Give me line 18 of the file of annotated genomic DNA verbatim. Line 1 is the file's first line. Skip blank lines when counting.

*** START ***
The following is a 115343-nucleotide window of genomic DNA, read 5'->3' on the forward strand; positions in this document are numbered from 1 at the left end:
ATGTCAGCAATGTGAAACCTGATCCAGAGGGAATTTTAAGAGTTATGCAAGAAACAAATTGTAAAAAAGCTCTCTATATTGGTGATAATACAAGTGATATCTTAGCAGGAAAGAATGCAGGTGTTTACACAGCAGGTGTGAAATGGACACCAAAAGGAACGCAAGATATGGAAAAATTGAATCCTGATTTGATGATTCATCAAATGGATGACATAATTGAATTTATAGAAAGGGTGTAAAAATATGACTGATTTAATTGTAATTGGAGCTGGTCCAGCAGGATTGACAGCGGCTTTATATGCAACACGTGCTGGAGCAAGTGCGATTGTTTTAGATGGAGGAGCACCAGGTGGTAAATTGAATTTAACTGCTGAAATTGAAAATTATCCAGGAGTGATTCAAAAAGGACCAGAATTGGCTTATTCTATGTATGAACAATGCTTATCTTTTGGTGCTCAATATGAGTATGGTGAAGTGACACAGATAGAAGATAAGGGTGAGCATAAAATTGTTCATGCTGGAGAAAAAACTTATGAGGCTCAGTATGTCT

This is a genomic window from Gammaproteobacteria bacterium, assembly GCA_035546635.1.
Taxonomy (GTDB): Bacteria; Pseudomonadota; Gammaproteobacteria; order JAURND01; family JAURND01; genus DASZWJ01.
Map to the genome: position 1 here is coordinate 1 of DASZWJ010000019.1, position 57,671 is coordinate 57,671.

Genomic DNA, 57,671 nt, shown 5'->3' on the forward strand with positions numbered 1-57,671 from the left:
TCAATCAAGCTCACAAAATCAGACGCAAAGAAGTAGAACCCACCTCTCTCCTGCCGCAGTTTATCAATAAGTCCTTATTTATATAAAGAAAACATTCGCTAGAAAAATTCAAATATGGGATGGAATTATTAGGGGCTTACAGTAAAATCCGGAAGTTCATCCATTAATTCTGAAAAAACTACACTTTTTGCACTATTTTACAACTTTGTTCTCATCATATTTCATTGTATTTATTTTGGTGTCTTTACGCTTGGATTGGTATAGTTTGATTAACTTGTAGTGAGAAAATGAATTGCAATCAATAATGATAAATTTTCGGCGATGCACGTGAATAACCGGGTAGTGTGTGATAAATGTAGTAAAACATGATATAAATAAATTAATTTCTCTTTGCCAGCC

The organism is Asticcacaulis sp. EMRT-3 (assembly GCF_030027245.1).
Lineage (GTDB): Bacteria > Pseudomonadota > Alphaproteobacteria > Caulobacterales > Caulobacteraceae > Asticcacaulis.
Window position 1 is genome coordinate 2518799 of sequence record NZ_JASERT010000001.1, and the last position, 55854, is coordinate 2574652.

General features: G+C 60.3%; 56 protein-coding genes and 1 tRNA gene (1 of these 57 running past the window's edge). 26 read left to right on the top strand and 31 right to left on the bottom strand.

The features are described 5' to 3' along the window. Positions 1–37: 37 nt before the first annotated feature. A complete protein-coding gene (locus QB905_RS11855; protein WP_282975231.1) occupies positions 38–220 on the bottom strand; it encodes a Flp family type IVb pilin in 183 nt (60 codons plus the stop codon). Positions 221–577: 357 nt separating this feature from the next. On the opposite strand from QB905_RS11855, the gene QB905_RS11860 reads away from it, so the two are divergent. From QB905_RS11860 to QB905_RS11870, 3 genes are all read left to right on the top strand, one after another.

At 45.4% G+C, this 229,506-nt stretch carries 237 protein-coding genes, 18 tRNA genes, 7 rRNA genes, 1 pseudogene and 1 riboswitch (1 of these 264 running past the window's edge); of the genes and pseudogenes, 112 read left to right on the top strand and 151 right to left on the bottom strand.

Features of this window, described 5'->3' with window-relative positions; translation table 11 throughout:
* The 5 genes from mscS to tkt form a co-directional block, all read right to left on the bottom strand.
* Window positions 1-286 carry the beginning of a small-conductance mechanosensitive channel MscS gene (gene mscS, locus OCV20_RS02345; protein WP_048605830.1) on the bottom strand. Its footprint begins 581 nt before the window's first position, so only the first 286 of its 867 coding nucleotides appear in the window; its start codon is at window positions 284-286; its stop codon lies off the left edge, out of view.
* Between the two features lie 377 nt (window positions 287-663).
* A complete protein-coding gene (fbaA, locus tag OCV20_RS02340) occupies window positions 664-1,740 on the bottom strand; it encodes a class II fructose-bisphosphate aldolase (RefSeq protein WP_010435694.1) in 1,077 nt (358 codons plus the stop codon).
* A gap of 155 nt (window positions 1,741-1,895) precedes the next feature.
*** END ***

* A complete protein-coding gene (fbaA, locus tag OCV20_RS02340) occupies window positions 664-1,740 on the bottom strand; it encodes a class II fructose-bisphosphate aldolase (RefSeq protein WP_010435694.1) in 1,077 nt (358 codons plus the stop codon).